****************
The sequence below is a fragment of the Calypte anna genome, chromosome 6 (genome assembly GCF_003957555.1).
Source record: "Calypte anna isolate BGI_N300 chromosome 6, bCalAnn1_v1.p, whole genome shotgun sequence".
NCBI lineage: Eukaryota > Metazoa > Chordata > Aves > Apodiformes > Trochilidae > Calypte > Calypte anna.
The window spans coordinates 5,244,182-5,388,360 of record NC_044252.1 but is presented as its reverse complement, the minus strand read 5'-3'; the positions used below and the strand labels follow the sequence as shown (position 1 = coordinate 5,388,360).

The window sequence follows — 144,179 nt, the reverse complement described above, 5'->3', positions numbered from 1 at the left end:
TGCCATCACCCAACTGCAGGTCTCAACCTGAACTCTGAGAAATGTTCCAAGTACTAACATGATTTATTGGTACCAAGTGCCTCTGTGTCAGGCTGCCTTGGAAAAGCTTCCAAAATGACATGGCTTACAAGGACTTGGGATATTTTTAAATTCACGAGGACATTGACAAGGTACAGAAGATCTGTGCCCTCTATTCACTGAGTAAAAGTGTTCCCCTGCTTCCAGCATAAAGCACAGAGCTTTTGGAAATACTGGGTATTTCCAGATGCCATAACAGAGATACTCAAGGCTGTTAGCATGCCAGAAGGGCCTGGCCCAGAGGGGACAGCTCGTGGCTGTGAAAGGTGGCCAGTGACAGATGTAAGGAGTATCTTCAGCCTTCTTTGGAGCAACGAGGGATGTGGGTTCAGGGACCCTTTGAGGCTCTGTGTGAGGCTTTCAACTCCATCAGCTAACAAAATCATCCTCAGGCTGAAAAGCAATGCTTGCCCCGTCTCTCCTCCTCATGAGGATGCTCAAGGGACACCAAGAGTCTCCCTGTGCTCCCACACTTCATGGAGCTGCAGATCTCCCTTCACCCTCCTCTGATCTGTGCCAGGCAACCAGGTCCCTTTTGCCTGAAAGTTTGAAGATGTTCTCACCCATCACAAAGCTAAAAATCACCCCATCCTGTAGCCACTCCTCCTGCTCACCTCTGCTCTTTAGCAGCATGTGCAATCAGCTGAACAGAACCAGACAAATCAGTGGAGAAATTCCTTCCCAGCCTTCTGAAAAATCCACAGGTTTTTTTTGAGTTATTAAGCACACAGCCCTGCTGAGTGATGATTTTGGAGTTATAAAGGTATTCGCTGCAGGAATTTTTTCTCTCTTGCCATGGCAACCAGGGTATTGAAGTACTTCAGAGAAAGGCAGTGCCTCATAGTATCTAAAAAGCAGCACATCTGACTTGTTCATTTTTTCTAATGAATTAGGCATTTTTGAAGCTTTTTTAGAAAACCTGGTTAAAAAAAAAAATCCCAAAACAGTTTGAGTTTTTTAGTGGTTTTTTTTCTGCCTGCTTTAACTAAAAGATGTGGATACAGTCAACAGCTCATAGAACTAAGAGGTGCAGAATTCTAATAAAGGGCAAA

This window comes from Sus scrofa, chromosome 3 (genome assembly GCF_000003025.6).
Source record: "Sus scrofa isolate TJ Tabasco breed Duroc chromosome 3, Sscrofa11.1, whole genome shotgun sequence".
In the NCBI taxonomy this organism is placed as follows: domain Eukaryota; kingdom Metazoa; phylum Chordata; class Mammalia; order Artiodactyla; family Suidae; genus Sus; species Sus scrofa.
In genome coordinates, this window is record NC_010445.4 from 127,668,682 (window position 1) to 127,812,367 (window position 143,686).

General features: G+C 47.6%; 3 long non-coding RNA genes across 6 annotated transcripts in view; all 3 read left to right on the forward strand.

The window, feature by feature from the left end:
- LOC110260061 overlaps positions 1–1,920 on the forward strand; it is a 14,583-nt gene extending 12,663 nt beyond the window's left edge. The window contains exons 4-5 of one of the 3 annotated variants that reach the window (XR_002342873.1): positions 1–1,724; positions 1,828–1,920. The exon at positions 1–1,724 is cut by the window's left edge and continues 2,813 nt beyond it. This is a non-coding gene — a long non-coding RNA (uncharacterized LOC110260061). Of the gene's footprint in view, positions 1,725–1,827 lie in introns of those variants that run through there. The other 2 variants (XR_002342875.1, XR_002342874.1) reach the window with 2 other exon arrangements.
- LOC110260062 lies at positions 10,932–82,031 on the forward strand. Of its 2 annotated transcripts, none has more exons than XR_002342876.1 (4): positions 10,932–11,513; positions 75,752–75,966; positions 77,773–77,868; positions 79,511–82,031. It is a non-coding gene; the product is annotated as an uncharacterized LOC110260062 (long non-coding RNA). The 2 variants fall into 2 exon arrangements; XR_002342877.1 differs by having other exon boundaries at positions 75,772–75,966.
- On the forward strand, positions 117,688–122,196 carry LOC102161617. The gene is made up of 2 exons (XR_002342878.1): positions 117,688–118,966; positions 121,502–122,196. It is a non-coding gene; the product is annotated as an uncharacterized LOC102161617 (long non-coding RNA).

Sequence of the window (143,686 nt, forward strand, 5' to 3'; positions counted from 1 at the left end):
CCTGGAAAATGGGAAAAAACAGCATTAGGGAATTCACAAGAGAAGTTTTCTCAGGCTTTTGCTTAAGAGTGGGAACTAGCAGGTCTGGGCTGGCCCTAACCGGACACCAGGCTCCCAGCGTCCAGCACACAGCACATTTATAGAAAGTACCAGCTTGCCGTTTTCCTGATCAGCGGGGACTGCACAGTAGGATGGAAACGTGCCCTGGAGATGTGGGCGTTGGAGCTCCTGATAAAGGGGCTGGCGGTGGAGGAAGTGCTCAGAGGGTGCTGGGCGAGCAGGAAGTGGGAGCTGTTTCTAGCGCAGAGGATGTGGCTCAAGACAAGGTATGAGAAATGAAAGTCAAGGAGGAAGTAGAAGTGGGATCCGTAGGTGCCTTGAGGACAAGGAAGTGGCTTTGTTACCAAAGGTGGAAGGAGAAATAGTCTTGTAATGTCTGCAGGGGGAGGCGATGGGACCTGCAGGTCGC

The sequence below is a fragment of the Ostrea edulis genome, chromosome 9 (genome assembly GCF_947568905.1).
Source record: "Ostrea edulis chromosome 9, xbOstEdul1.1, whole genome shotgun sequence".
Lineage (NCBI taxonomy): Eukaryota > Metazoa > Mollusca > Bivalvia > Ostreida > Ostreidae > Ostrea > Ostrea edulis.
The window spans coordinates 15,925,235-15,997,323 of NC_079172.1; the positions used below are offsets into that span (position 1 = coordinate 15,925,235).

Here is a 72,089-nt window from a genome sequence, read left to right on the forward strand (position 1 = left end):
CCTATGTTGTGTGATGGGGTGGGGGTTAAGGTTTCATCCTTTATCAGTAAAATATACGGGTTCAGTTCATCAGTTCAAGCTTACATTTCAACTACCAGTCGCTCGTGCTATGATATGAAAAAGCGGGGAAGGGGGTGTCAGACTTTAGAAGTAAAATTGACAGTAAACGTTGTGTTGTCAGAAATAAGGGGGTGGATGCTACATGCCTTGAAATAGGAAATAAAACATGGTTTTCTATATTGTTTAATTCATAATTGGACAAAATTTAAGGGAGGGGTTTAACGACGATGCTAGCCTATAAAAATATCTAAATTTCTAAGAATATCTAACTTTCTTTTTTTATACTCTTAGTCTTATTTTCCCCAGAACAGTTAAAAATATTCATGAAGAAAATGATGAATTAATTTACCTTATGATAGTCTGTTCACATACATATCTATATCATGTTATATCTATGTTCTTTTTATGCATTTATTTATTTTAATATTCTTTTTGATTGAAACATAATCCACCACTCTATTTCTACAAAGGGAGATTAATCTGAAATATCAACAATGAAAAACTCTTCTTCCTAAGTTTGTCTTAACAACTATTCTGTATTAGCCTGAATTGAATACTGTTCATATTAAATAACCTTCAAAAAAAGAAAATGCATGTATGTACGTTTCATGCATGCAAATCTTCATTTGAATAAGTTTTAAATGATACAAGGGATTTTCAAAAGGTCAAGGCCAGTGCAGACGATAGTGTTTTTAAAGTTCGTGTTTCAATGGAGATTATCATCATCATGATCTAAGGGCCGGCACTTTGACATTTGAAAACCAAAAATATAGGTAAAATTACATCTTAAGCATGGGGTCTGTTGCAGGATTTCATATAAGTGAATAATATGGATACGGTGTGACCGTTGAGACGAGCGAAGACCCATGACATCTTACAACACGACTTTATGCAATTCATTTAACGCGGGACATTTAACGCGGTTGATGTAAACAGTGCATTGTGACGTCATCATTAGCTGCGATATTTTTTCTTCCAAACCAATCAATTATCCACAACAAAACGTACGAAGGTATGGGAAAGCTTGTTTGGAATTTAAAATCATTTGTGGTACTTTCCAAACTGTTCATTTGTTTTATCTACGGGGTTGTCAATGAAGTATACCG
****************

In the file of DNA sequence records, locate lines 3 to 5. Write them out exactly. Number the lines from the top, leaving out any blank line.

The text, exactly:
NCBI lineage: Eukaryota > Metazoa > Chordata > Aves > Apodiformes > Trochilidae > Calypte > Calypte anna.
The window spans coordinates 5,244,182-5,388,360 of record NC_044252.1 but is presented as its reverse complement, the minus strand read 5'-3'; the positions used below and the strand labels follow the sequence as shown (position 1 = coordinate 5,388,360).

The window sequence follows — 144,179 nt, the reverse complement described above, 5'->3', positions numbered from 1 at the left end: